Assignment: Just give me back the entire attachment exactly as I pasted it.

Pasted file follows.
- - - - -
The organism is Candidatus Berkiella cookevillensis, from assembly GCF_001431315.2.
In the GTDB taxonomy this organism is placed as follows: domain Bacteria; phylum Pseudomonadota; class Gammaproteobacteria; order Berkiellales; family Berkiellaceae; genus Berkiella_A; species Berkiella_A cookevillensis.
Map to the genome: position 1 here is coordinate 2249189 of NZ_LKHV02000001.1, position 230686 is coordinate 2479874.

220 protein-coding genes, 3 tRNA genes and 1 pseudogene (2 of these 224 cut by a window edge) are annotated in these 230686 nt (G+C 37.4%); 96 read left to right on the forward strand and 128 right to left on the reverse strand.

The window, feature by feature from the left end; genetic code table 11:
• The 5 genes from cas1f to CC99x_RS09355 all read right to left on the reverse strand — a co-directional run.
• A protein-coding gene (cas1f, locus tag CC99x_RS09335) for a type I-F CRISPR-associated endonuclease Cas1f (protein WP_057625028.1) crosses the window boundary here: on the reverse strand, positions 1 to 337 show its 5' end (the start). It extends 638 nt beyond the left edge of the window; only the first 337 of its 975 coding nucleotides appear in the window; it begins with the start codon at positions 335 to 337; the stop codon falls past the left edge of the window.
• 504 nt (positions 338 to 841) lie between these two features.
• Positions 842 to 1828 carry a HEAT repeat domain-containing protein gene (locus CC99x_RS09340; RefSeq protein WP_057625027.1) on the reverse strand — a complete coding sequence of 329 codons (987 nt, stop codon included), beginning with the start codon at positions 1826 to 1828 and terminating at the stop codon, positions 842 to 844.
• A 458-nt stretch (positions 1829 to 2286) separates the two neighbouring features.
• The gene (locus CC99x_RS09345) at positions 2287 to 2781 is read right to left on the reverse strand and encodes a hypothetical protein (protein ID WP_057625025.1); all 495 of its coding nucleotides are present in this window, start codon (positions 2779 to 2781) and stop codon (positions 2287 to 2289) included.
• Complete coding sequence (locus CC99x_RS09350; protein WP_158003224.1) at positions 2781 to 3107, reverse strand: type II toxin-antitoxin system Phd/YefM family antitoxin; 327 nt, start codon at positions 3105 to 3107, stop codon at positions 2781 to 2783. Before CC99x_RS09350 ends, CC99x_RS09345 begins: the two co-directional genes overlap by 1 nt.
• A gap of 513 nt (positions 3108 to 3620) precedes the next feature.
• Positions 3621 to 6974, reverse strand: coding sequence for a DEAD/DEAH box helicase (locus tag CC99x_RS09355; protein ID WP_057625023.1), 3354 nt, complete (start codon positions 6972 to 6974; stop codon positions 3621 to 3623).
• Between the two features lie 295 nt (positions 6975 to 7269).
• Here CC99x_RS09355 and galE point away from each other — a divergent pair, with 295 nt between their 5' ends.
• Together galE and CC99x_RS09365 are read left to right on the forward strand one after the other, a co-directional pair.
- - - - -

The organism is Candidatus Berkiella cookevillensis, from assembly GCF_001431315.2.
In the GTDB taxonomy this organism is placed as follows: domain Bacteria; phylum Pseudomonadota; class Gammaproteobacteria; order Berkiellales; family Berkiellaceae; genus Berkiella_A; species Berkiella_A cookevillensis.
Map to the genome: position 1 here is coordinate 2249189 of NZ_LKHV02000001.1, position 230686 is coordinate 2479874.

220 protein-coding genes, 3 tRNA genes and 1 pseudogene (2 of these 224 cut by a window edge) are annotated in these 230686 nt (G+C 37.4%); 96 read left to right on the forward strand and 128 right to left on the reverse strand.

The window, feature by feature from the left end; genetic code table 11:
• The 5 genes from cas1f to CC99x_RS09355 all read right to left on the reverse strand — a co-directional run.
• A protein-coding gene (cas1f, locus tag CC99x_RS09335) for a type I-F CRISPR-associated endonuclease Cas1f (protein WP_057625028.1) crosses the window boundary here: on the reverse strand, positions 1 to 337 show its 5' end (the start). It extends 638 nt beyond the left edge of the window; only the first 337 of its 975 coding nucleotides appear in the window; it begins with the start codon at positions 335 to 337; the stop codon falls past the left edge of the window.
• 504 nt (positions 338 to 841) lie between these two features.
• Positions 842 to 1828 carry a HEAT repeat domain-containing protein gene (locus CC99x_RS09340; RefSeq protein WP_057625027.1) on the reverse strand — a complete coding sequence of 329 codons (987 nt, stop codon included), beginning with the start codon at positions 1826 to 1828 and terminating at the stop codon, positions 842 to 844.
• A 458-nt stretch (positions 1829 to 2286) separates the two neighbouring features.
• The gene (locus CC99x_RS09345) at positions 2287 to 2781 is read right to left on the reverse strand and encodes a hypothetical protein (protein ID WP_057625025.1); all 495 of its coding nucleotides are present in this window, start codon (positions 2779 to 2781) and stop codon (positions 2287 to 2289) included.
• Complete coding sequence (locus CC99x_RS09350; protein WP_158003224.1) at positions 2781 to 3107, reverse strand: type II toxin-antitoxin system Phd/YefM family antitoxin; 327 nt, start codon at positions 3105 to 3107, stop codon at positions 2781 to 2783. Before CC99x_RS09350 ends, CC99x_RS09345 begins: the two co-directional genes overlap by 1 nt.
• A gap of 513 nt (positions 3108 to 3620) precedes the next feature.
• Positions 3621 to 6974, reverse strand: coding sequence for a DEAD/DEAH box helicase (locus tag CC99x_RS09355; protein ID WP_057625023.1), 3354 nt, complete (start codon positions 6972 to 6974; stop codon positions 3621 to 3623).
• Between the two features lie 295 nt (positions 6975 to 7269).
• Here CC99x_RS09355 and galE point away from each other — a divergent pair, with 295 nt between their 5' ends.
• Together galE and CC99x_RS09365 are read left to right on the forward strand one after the other, a co-directional pair.